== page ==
The associations which represent the front line police who directly manage and control the refugees on the frontier islands speak of being abandoned and unprotected by Ministries and bureaucracies that seem to have no grasp of the situation on the islands. They are using their own money to buy masks and antiseptic liquids. They get nothing. But it is the anger which stands out in their letter. It suggests that the treatment of the 1,500 refugees who have arrived on the islands since the beginning of March reaches new depths of inhumanity and deepens their vulnerability to coronavirus. Hidden away, segregated from other refugees, prisoners with rights removed or suspended and no access to lawyers, means we can’t hear their voices. It is more than ironic that we now find some of the police speaking out and breaking the silence both on their own behalf but also for the refugees.“Your disinterest is criminal” they wrote to all the relevant ministers in Athens, “as are your actions which have allowed for such terrible living conditions for foreign nationals and where you expect us to work….There is no care for the police nor for the foreigners.” (Full report published in Samos Voice, 14/3/2020)

Meanwhile coronavirus might have momentarily pushed refugees off the front pages but there has been no halt in the government’s declared strategy of making their lives a misery. So we have Notis Mitarachi, the minister for migration and asylum, announcing on March 3rd that refugees who get asylum will receive no benefits after one month. Previously these benefits lasted for 6 months and sometimes longer. Now “accommodation and benefits for those granted asylum will be interrupted within a month. From then on, they will have to work for a living. This makes our country a less attractive destination for migration flows.” (Mitarachi, BBC News website, 7/3/2020). In a country with a broken labour market now compounded by virus policies which close down major areas of employment, the notion that refugees with asylum can find work to live is fanciful. On Samos for example young Greek adults continue to leave their homes and families, unwillingly, precisely because they cannot find work in Greece.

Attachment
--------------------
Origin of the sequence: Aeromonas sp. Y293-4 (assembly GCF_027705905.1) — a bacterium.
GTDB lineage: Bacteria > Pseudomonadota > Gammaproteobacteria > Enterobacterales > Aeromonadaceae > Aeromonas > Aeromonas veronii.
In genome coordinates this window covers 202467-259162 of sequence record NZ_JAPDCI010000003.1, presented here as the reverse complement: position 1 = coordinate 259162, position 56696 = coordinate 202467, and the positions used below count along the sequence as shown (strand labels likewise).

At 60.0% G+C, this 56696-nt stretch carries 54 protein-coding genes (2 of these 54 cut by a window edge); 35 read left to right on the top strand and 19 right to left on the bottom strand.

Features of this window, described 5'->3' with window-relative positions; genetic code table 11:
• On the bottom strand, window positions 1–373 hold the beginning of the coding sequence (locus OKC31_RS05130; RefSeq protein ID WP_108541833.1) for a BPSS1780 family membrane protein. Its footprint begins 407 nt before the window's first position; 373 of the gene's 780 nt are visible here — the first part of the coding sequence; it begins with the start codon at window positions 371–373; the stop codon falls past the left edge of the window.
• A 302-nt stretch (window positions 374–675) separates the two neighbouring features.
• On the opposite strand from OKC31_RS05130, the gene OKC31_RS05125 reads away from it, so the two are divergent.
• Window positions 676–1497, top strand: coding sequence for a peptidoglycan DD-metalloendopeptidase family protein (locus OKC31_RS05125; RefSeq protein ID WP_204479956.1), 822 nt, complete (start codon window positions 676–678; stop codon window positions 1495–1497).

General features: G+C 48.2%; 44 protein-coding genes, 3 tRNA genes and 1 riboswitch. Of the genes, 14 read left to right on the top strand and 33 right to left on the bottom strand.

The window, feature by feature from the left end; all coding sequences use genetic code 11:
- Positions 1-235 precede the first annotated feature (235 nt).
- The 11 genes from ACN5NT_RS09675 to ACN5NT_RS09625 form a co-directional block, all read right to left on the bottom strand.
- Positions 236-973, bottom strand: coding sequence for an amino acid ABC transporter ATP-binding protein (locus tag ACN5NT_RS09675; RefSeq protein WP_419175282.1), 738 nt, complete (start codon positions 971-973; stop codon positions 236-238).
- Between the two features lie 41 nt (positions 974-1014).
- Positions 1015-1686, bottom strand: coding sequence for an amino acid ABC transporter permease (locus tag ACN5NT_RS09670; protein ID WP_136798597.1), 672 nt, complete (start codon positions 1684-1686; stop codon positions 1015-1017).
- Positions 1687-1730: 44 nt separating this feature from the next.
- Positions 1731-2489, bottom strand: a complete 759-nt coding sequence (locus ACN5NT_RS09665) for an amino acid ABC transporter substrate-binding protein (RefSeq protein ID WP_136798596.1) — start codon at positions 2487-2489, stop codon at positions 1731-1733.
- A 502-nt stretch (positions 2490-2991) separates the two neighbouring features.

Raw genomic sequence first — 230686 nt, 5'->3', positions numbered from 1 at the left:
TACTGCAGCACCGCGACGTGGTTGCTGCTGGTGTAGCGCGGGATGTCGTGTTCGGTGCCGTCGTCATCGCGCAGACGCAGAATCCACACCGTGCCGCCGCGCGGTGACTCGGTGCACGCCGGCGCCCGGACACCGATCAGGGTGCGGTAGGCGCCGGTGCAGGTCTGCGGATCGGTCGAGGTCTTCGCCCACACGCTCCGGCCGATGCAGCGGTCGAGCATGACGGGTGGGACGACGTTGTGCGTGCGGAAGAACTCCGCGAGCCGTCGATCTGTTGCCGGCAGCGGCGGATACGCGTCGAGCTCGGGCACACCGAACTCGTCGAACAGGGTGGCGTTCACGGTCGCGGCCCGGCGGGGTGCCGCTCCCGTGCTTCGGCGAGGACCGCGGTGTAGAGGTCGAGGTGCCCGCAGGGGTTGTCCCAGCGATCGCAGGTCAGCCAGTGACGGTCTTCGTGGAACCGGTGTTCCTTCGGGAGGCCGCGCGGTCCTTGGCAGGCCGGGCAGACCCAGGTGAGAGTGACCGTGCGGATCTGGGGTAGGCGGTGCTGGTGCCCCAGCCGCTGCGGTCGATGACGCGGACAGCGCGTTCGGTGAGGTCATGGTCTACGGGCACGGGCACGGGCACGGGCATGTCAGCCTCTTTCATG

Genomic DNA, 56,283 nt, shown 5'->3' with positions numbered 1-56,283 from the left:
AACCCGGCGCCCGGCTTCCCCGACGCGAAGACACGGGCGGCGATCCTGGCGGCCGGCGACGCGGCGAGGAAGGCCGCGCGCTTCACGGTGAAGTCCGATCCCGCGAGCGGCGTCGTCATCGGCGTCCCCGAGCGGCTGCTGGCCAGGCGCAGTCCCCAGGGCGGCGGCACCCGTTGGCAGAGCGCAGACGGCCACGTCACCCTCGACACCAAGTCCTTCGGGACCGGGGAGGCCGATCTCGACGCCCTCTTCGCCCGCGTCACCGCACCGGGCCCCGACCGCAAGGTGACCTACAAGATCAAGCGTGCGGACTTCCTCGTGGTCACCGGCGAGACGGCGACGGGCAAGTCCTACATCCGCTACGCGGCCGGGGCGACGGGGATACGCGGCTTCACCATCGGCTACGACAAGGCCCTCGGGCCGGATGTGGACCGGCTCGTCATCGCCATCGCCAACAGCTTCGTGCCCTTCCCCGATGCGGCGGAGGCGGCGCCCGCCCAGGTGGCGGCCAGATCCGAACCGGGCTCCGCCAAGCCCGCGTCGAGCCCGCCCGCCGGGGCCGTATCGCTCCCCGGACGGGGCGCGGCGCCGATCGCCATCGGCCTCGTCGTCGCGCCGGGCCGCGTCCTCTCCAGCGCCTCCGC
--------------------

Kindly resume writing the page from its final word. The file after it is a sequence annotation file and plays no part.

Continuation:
Other recent measures reflecting this new nastiness include the withdrawal of health provision (AMKA) to all refugees arriving after July 2019. Those with any kind of condition demanding medical care can only access health care through the emergency rooms of hospitals and have to buy their medicines. At the end of last year the Government relented and pledged to introduce a more time limited access to health care for refugees but as yet this has not been implemented. Although some help comes from some NGOs the burden of health care is largely managed by the refugees themselves. Abshir who is now in Thessaloniki regularly gives to collections for medicines that some refugees need; helping refugees negotiate the emergency rooms as well as helping the doctors with translations. This is a regular feature of refugee life here for many.